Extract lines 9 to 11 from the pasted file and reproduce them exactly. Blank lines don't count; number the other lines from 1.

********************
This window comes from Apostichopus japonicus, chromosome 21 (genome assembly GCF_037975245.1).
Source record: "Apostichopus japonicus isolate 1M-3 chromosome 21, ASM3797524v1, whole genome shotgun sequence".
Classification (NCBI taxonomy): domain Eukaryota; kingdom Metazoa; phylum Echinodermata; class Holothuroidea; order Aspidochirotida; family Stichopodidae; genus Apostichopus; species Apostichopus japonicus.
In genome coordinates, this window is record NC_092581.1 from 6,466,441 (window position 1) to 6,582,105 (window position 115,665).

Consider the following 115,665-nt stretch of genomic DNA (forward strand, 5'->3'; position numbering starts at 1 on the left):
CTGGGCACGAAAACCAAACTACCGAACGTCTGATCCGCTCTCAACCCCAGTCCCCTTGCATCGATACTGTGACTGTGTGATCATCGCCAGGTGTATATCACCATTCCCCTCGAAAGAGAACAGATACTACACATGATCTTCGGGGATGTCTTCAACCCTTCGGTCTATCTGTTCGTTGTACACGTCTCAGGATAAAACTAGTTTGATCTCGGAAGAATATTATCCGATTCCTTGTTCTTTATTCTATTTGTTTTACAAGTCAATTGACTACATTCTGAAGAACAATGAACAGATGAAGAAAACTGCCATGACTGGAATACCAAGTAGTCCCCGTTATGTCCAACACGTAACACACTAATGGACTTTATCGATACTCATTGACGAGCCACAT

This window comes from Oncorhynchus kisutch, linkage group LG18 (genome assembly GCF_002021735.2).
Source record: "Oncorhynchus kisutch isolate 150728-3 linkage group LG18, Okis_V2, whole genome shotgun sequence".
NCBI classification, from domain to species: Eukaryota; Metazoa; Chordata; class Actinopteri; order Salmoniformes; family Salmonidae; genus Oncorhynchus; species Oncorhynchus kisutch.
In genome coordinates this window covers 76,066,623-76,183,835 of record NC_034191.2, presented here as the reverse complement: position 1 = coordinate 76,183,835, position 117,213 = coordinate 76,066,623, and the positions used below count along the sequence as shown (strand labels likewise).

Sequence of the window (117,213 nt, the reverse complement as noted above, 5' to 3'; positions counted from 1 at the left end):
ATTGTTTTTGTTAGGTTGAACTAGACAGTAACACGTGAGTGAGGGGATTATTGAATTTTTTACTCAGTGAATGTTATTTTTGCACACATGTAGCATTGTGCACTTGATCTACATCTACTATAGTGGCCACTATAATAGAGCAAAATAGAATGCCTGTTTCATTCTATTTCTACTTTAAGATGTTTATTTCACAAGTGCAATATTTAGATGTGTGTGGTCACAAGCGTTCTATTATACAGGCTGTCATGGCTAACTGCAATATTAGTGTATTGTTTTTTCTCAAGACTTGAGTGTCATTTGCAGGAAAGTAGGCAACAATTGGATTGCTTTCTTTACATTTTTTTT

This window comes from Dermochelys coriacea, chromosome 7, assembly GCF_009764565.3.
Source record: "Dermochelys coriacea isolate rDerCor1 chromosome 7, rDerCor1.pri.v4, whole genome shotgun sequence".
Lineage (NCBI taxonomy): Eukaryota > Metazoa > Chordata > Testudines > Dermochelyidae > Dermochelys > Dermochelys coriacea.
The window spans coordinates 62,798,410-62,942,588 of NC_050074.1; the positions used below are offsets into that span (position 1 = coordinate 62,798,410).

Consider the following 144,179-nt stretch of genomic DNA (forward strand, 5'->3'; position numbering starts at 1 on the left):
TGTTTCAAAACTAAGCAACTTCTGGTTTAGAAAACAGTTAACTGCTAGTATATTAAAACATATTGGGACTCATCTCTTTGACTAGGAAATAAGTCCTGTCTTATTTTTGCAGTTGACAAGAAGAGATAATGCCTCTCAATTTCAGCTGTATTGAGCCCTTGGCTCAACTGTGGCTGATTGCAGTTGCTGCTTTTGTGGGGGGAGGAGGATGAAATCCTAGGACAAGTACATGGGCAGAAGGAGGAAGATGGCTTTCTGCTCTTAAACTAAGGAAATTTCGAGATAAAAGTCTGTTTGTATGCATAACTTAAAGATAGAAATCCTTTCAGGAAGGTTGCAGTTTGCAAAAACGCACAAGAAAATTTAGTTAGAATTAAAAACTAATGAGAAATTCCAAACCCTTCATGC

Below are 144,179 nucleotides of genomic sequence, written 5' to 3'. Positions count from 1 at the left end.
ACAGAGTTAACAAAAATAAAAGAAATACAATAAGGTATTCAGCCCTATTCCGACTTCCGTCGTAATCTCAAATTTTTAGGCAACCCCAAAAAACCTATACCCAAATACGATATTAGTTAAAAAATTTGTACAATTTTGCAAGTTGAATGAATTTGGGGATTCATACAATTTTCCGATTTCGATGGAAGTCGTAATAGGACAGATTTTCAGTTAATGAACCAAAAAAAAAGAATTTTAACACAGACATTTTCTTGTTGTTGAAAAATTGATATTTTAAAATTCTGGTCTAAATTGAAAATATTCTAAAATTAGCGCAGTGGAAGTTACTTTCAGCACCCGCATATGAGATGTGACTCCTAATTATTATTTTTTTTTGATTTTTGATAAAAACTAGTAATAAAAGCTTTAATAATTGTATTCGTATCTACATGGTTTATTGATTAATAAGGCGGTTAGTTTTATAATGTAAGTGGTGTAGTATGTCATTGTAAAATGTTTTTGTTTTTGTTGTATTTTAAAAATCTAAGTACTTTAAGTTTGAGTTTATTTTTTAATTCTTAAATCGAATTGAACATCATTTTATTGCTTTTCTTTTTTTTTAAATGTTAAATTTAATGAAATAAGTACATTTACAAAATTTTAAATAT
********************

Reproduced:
NCBI classification, from domain to species: Eukaryota; Metazoa; Chordata; class Actinopteri; order Salmoniformes; family Salmonidae; genus Oncorhynchus; species Oncorhynchus kisutch.
In genome coordinates this window covers 76,066,623-76,183,835 of record NC_034191.2, presented here as the reverse complement: position 1 = coordinate 76,183,835, position 117,213 = coordinate 76,066,623, and the positions used below count along the sequence as shown (strand labels likewise).

Sequence of the window (117,213 nt, the reverse complement as noted above, 5' to 3'; positions counted from 1 at the left end):